Amid wall debate, pope says fear of migration makes us crazy

Pope Francis applauded along with Panama's President Juan Carlos Varela and his wife, Lorena Castillo, upon landing at Tocumen International Airport in Panama City Wednesday.
Pope Francis applauded along with Panama's President Juan Carlos Varela and his wife, Lorena Castillo, upon landing at Tocumen International Airport in Panama City Wednesday. (Alberto PIZZOLI /AFP/Getty Images)

VATICAN CITY — Pope Francis said Wednesday that fear of migration is ‘‘making us crazy’’ as he began a trip to Central America amid a standoff over President Trump’s promised wall at the US-Mexico border and a new caravan of migrants heading north.

Francis was asked by reporters about the proposed border wall Wednesday on the way to Panama, where he is looking to leave the sex abuse scandals buffeting his papacy behind. Francis responded: ‘‘It is the fear that makes us crazy.’’

The pontiff’s plane touched down in Panama City in the afternoon and he was met by President Juan Carlos Varela and first lady Lorena Castillo, who escorted him along a red carpet laid on the tarmac.


Spectators waved Panamanian flags in greeting and shouted, ‘‘This is the youth of the pope!’’ After a brief welcoming ceremony, he was driven away from the airport and did not have any more activities scheduled for the evening.

Francis landed as Venezuela’s protracted political crisis flared up, with the opposition president of the country’s National Assembly declaring himself interim president and a number of regional countries including the US recognizing him.

The Vatican had said previously that the pope would refrain from making explicit reference to Venezuela while in Panama, but the developments ensured he would face questions about the South American nation during the trip.

The Roman Catholic Church’s first Latin American pope and the son of Italian immigrants to Argentina, Francis has made the plight of migrants and refugees a cornerstone of his papacy. He is also expected to offer words of encouragement to young people gathered in Panama for World Youth Day, the church’s once-every-three-year pep rally that aims to invigorate the next generation of Catholics in their faith.

Panama Archbishop Jose Domingo Ulloa said Francis’ message is likely to resonate with young Central Americans who see their only future free of violence and poverty in migrating to the US — ‘‘young people who often fall into the hands of drug traffickers and so many other realities that our young people face.’’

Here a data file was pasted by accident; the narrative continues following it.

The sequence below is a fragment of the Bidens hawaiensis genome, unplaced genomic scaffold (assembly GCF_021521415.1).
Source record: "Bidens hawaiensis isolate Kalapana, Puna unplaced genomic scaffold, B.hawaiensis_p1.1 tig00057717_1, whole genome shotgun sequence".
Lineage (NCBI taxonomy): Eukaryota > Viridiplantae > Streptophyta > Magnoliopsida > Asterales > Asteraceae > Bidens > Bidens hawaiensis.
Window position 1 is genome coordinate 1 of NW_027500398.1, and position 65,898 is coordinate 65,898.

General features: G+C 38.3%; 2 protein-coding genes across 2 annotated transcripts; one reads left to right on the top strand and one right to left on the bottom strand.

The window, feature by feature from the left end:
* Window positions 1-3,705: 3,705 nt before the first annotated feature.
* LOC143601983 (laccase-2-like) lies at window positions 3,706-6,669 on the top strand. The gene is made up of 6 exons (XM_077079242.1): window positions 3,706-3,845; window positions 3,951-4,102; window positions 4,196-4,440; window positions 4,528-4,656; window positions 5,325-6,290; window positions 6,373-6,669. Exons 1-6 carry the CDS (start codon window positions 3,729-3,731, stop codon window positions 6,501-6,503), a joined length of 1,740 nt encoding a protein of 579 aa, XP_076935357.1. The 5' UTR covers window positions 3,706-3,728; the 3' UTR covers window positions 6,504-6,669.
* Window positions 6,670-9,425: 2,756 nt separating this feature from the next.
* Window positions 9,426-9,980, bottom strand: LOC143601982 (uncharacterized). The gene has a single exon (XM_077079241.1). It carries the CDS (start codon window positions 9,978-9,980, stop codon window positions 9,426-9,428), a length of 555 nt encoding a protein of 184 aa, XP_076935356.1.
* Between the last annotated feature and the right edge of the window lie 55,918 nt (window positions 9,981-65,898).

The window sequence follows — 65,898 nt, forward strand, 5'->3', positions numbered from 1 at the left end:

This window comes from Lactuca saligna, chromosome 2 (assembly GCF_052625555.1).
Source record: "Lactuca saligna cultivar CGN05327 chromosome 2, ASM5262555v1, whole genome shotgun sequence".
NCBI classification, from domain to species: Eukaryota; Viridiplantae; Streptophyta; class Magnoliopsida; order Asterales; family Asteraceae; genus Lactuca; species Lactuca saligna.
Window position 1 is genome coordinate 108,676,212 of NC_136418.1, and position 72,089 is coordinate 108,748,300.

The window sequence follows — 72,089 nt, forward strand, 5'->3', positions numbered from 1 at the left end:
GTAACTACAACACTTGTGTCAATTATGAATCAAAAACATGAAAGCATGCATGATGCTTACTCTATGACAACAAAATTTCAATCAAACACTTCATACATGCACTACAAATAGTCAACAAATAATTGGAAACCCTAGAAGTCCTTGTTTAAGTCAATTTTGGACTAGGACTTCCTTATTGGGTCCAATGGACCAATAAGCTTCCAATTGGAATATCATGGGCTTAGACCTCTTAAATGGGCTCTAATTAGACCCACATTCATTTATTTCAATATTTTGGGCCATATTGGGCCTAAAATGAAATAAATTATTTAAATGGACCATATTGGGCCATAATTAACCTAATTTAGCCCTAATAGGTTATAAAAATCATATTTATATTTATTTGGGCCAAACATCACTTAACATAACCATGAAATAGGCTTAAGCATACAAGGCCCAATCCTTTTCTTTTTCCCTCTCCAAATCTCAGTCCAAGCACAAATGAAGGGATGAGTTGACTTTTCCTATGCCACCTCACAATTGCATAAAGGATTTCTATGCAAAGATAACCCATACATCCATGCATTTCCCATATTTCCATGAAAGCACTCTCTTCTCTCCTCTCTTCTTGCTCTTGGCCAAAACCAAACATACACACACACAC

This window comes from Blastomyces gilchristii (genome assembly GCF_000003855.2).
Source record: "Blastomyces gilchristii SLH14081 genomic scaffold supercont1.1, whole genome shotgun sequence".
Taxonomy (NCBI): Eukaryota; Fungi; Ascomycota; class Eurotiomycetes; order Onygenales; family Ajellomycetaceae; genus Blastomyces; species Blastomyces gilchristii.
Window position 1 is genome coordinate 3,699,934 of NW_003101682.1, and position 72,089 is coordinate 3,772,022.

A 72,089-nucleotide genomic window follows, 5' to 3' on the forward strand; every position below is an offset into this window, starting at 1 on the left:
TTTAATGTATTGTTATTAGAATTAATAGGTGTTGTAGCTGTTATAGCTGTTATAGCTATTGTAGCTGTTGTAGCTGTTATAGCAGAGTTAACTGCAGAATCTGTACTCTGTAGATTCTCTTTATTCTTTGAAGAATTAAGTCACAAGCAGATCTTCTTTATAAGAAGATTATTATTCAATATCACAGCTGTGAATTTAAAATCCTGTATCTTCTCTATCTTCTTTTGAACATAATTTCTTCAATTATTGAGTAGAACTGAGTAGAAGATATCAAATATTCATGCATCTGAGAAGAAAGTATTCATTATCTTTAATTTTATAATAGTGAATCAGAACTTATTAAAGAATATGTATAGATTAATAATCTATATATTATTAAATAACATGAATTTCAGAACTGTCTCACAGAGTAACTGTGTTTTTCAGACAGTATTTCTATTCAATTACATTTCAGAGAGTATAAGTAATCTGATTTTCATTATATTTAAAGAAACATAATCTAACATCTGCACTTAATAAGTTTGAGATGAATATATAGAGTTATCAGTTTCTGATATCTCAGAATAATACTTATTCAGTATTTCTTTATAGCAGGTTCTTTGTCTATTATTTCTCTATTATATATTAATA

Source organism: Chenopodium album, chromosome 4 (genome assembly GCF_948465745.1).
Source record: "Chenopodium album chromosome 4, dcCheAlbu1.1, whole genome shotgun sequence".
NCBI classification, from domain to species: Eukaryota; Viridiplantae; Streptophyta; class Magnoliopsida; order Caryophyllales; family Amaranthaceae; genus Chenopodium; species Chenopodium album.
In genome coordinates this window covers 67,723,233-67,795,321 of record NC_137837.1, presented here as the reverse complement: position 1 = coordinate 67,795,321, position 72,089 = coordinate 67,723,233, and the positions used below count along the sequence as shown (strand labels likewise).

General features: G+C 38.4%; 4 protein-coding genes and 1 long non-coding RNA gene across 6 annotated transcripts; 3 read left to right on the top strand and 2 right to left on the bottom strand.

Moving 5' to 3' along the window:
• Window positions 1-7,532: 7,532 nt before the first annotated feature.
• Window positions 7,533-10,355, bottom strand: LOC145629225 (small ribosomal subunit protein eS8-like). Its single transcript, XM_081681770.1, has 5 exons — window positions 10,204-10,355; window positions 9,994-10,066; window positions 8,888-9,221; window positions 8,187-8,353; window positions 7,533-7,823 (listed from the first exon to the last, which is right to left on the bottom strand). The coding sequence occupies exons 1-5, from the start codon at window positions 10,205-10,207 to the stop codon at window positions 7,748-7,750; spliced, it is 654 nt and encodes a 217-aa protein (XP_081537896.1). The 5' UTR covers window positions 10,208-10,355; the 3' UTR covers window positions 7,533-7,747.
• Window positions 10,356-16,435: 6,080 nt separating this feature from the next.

The pope is expected to urge young people to create their own opportunities, while calling on governments to do their share as well.

The visit is taking place as the US government remains partly shut down in a standoff between the Trump administration and Democrats over funding for Trump’s promised border wall.

Francis famously has called for ‘‘bridges, not walls.’’ After celebrating Mass in 2016 on the Mexican side of the US border, he denounced anyone who wants to build a wall to keep out migrants as ‘‘not Christian.’’

Crowds are expected to be smaller than usual for this World Youth Day — only about 150,000 people had registered as of last week — but thousands more will certainly throng Francis’ main events, which include a vigil and a final Mass on Sunday. The Vatican conceded that the January date doesn’t suit school vacations in Europe or North America, both of which typically send huge numbers of pilgrims to World Youth Day gatherings.

Francis’ trip, the first in a year packed with foreign travel, comes at a critical moment in the papacy as the Catholic hierarchy globally is facing a crisis in credibility for covering up decades of cases of priests molesting young people.

The pope is expected to soon rule on the fate of former Cardinal Theodore McCarrick, the high-powered US archbishop accused of molesting minors and adults. And he is hosting church leaders at the Vatican next month on trying to chart a way forward for the global church.


Vatican spokesman Alessandro Gisotti said there were no plans for Francis to meet with abuse survivors in Panama. Central America hasn’t yet seen the explosion of sex abuse cases that have shattered trust in the Catholic hierarchy in Chile, the US, and other parts of the world.